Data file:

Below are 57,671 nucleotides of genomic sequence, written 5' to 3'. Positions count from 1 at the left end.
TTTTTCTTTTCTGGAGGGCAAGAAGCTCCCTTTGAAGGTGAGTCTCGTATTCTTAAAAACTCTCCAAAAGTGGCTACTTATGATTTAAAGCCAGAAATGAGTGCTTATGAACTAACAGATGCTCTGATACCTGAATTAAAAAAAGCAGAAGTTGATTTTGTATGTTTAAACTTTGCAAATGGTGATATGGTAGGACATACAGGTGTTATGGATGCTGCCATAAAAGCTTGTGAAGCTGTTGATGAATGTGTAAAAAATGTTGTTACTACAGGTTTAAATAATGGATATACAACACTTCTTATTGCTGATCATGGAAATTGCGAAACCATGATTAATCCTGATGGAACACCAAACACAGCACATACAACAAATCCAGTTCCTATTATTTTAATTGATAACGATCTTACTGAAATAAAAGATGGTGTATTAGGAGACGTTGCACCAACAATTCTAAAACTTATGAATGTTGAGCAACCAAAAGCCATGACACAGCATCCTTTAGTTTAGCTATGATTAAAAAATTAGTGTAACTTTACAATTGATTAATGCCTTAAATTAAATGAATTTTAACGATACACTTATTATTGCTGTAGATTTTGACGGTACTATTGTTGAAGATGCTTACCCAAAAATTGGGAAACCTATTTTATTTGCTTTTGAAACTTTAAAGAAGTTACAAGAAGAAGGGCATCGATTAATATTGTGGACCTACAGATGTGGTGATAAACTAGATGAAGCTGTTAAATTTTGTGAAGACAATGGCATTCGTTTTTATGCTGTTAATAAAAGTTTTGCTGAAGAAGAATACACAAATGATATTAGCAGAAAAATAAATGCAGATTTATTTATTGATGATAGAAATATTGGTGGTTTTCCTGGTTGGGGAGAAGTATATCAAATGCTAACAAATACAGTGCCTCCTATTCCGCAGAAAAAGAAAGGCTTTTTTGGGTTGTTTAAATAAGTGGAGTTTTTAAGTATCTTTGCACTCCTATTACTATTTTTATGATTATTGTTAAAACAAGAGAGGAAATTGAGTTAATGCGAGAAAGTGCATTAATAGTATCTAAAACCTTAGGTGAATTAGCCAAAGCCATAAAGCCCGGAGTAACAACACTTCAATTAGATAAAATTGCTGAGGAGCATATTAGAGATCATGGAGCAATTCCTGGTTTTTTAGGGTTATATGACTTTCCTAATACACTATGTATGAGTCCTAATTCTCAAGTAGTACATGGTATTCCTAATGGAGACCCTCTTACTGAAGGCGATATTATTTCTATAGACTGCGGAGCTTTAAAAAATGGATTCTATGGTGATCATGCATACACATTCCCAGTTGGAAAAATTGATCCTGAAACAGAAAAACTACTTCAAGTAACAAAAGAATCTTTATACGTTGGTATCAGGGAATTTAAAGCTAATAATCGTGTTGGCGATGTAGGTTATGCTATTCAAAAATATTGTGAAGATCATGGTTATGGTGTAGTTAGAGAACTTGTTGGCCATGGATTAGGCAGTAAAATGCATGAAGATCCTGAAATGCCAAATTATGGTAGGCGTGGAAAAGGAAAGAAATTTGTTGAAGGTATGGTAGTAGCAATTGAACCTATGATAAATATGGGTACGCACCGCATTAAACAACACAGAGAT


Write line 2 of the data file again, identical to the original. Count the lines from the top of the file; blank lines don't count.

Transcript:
TTTTTCTTTTCTGGAGGGCAAGAAGCTCCCTTTGAAGGTGAGTCTCGTATTCTTAAAAACTCTCCAAAAGTGGCTACTTATGATTTAAAGCCAGAAATGAGTGCTTATGAACTAACAGATGCTCTGATACCTGAATTAAAAAAAGCAGAAGTTGATTTTGTATGTTTAAACTTTGCAAATGGTGATATGGTAGGACATACAGGTGTTATGGATGCTGCCATAAAAGCTTGTGAAGCTGTTGATGAATGTGTAAAAAATGTTGTTACTACAGGTTTAAATAATGGATATACAACACTTCTTATTGCTGATCATGGAAATTGCGAAACCATGATTAATCCTGATGGAACACCAAACACAGCACATACAACAAATCCAGTTCCTATTATTTTAATTGATAACGATCTTACTGAAATAAAAGATGGTGTATTAGGAGACGTTGCACCAACAATTCTAAAACTTATGAATGTTGAGCAACCAAAAGCCATGACACAGCATCCTTTAGTTTAGCTATGATTAAAAAATTAGTGTAACTTTACAATTGATTAATGCCTTAAATTAAATGAATTTTAACGATACACTTATTATTGCTGTAGATTTTGACGGTACTATTGTTGAAGATGCTTACCCAAAAATTGGGAAACCTATTTTATTTGCTTTTGAAACTTTAAAGAAGTTACAAGAAGAAGGGCATCGATTAATATTGTGGACCTACAGATGTGGTGATAAACTAGATGAAGCTGTTAAATTTTGTGAAGACAATGGCATTCGTTTTTATGCTGTTAATAAAAGTTTTGCTGAAGAAGAATACACAAATGATATTAGCAGAAAAATAAATGCAGATTTATTTATTGATGATAGAAATATTGGTGGTTTTCCTGGTTGGGGAGAAGTATATCAAATGCTAACAAATACAGTGCCTCCTATTCCGCAGAAAAAGAAAGGCTTTTTTGGGTTGTTTAAATAAGTGGAGTTTTTAAGTATCTTTGCACTCCTATTACTATTTTTATGATTATTGTTAAAACAAGAGAGGAAATTGAGTTAATGCGAGAAAGTGCATTAATAGTATCTAAAACCTTAGGTGAATTAGCCAAAGCCATAAAGCCCGGAGTAACAACACTTCAATTAGATAAAATTGCTGAGGAGCATATTAGAGATCATGGAGCAATTCCTGGTTTTTTAGGGTTATATGACTTTCCTAATACACTATGTATGAGTCCTAATTCTCAAGTAGTACATGGTATTCCTAATGGAGACCCTCTTACTGAAGGCGATATTATTTCTATAGACTGCGGAGCTTTAAAAAATGGATTCTATGGTGATCATGCATACACATTCCCAGTTGGAAAAATTGATCCTGAAACAGAAAAACTACTTCAAGTAACAAAAGAATCTTTATACGTTGGTATCAGGGAATTTAAAGCTAATAATCGTGTTGGCGATGTAGGTTATGCTATTCAAAAATATTGTGAAGATCATGGTTATGGTGTAGTTAGAGAACTTGTTGGCCATGGATTAGGCAGTAAAATGCATGAAGATCCTGAAATGCCAAATTATGGTAGGCGTGGAAAAGGAAAGAAATTTGTTGAAGGTATGGTAGTAGCAATTGAACCTATGATAAATATGGGTACGCACCGCATTAAACAACACAGAGAT